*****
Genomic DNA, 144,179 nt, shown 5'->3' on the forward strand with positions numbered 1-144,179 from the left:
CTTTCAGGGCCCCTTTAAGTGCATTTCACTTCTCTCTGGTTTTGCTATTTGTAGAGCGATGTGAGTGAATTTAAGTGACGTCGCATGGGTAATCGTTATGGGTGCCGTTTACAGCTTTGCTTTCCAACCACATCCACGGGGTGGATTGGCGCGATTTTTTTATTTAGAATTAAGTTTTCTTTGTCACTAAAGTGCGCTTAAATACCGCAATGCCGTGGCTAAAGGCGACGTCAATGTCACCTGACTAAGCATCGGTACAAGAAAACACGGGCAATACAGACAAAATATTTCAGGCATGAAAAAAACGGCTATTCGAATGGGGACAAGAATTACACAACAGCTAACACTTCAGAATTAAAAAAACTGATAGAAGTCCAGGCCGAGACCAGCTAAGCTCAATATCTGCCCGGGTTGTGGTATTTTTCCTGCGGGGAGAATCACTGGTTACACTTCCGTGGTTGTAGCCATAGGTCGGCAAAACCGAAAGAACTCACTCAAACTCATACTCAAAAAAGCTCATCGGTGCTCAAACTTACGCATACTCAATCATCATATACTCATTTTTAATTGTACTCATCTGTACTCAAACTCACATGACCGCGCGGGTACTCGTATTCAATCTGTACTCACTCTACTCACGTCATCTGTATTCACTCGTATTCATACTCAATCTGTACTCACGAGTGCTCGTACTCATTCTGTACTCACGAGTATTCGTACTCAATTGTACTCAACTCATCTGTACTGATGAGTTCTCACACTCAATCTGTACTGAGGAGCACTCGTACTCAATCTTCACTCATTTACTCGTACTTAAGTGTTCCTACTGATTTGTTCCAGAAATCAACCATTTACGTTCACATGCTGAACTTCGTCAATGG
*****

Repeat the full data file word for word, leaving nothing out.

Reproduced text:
Genomic DNA, 144,179 nt, shown 5'->3' on the forward strand with positions numbered 1-144,179 from the left:
CTTTCAGGGCCCCTTTAAGTGCATTTCACTTCTCTCTGGTTTTGCTATTTGTAGAGCGATGTGAGTGAATTTAAGTGACGTCGCATGGGTAATCGTTATGGGTGCCGTTTACAGCTTTGCTTTCCAACCACATCCACGGGGTGGATTGGCGCGATTTTTTTATTTAGAATTAAGTTTTCTTTGTCACTAAAGTGCGCTTAAATACCGCAATGCCGTGGCTAAAGGCGACGTCAATGTCACCTGACTAAGCATCGGTACAAGAAAACACGGGCAATACAGACAAAATATTTCAGGCATGAAAAAAACGGCTATTCGAATGGGGACAAGAATTACACAACAGCTAACACTTCAGAATTAAAAAAACTGATAGAAGTCCAGGCCGAGACCAGCTAAGCTCAATATCTGCCCGGGTTGTGGTATTTTTCCTGCGGGGAGAATCACTGGTTACACTTCCGTGGTTGTAGCCATAGGTCGGCAAAACCGAAAGAACTCACTCAAACTCATACTCAAAAAAGCTCATCGGTGCTCAAACTTACGCATACTCAATCATCATATACTCATTTTTAATTGTACTCATCTGTACTCAAACTCACATGACCGCGCGGGTACTCGTATTCAATCTGTACTCACTCTACTCACGTCATCTGTATTCACTCGTATTCATACTCAATCTGTACTCACGAGTGCTCGTACTCATTCTGTACTCACGAGTATTCGTACTCAATTGTACTCAACTCATCTGTACTGATGAGTTCTCACACTCAATCTGTACTGAGGAGCACTCGTACTCAATCTTCACTCATTTACTCGTACTTAAGTGTTCCTACTGATTTGTTCCAGAAATCAACCATTTACGTTCACATGCTGAACTTCGTCAATGG